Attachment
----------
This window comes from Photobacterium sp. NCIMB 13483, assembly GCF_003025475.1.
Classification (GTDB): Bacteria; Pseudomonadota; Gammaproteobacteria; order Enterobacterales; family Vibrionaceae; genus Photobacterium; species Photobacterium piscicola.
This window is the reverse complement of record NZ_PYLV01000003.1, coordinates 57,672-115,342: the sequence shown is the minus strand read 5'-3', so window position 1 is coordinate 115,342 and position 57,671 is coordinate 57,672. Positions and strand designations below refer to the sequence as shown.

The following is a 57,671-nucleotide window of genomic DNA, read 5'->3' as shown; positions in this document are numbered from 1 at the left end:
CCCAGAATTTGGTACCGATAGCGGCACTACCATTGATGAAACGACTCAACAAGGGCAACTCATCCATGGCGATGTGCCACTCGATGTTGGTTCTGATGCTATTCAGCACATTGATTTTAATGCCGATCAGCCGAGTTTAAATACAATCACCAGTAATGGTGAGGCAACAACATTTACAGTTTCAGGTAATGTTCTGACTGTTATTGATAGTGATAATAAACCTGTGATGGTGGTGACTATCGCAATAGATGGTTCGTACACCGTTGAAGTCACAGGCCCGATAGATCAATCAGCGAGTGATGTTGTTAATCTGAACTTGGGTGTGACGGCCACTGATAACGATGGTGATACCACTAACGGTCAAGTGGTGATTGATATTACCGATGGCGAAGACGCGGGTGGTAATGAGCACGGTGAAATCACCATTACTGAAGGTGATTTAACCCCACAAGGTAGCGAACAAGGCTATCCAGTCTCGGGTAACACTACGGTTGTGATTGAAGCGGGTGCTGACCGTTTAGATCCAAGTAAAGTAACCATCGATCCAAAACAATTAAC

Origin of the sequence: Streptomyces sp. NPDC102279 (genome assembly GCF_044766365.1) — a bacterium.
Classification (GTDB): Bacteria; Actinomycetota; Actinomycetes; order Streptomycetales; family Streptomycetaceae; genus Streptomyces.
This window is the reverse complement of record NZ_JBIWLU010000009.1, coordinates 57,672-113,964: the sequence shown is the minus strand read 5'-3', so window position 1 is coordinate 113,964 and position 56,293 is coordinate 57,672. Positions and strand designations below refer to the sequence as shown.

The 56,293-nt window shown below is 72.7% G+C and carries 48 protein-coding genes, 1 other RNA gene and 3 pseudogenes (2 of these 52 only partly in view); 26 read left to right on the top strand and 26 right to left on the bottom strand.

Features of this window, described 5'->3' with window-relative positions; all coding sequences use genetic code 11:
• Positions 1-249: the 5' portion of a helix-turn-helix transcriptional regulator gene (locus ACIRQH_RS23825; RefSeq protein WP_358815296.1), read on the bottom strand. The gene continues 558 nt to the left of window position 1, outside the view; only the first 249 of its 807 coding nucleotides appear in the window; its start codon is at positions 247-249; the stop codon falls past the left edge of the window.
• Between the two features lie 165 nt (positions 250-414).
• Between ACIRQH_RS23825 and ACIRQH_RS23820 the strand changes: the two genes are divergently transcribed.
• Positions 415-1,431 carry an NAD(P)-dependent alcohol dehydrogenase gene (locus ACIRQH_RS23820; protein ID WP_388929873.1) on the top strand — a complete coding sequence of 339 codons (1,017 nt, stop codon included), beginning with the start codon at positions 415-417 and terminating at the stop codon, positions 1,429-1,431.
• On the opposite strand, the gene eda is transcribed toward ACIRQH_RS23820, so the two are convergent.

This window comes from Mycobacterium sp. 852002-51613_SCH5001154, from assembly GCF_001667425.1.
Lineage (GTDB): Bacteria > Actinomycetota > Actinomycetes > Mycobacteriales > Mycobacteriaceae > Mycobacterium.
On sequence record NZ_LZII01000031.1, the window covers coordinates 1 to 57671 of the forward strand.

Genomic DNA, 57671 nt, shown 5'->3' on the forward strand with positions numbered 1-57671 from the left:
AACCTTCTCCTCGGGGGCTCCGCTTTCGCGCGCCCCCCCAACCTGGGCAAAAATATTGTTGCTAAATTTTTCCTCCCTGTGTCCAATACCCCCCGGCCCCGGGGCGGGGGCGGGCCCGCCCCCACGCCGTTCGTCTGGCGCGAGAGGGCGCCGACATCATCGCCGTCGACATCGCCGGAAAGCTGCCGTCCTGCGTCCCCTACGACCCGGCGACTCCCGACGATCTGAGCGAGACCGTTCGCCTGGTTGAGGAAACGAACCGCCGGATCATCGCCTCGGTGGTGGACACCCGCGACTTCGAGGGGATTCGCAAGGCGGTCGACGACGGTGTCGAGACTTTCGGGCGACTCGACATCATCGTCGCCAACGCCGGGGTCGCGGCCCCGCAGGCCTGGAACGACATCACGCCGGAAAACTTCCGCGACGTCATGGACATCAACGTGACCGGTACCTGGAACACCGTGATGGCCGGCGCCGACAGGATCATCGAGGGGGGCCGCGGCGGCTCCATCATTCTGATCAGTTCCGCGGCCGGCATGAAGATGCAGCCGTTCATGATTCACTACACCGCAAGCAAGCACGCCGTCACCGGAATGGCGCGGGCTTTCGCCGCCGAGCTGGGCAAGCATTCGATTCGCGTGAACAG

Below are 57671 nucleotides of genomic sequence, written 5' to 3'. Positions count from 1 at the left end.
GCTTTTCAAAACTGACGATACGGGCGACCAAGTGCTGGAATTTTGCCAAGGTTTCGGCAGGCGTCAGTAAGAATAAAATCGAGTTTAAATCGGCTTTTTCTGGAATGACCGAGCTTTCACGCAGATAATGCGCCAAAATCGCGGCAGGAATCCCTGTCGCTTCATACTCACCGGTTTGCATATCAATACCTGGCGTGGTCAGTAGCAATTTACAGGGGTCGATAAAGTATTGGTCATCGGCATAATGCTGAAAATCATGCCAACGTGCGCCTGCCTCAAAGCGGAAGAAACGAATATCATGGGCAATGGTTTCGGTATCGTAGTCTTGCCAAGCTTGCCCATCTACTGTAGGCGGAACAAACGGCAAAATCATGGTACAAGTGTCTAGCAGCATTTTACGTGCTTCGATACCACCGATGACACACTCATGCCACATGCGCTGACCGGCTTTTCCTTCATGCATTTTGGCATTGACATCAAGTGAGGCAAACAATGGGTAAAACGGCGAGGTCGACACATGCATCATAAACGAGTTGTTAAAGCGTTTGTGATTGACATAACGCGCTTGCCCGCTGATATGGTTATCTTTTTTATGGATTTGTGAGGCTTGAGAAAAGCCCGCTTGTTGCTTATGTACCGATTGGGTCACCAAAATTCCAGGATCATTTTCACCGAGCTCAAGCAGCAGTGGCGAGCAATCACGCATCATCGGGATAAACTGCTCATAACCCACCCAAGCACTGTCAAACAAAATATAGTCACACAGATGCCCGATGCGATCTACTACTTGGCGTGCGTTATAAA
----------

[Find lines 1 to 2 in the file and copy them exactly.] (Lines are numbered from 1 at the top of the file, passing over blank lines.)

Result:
This window comes from Photobacterium sp. NCIMB 13483, assembly GCF_003025475.1.
Classification (GTDB): Bacteria; Pseudomonadota; Gammaproteobacteria; order Enterobacterales; family Vibrionaceae; genus Photobacterium; species Photobacterium piscicola.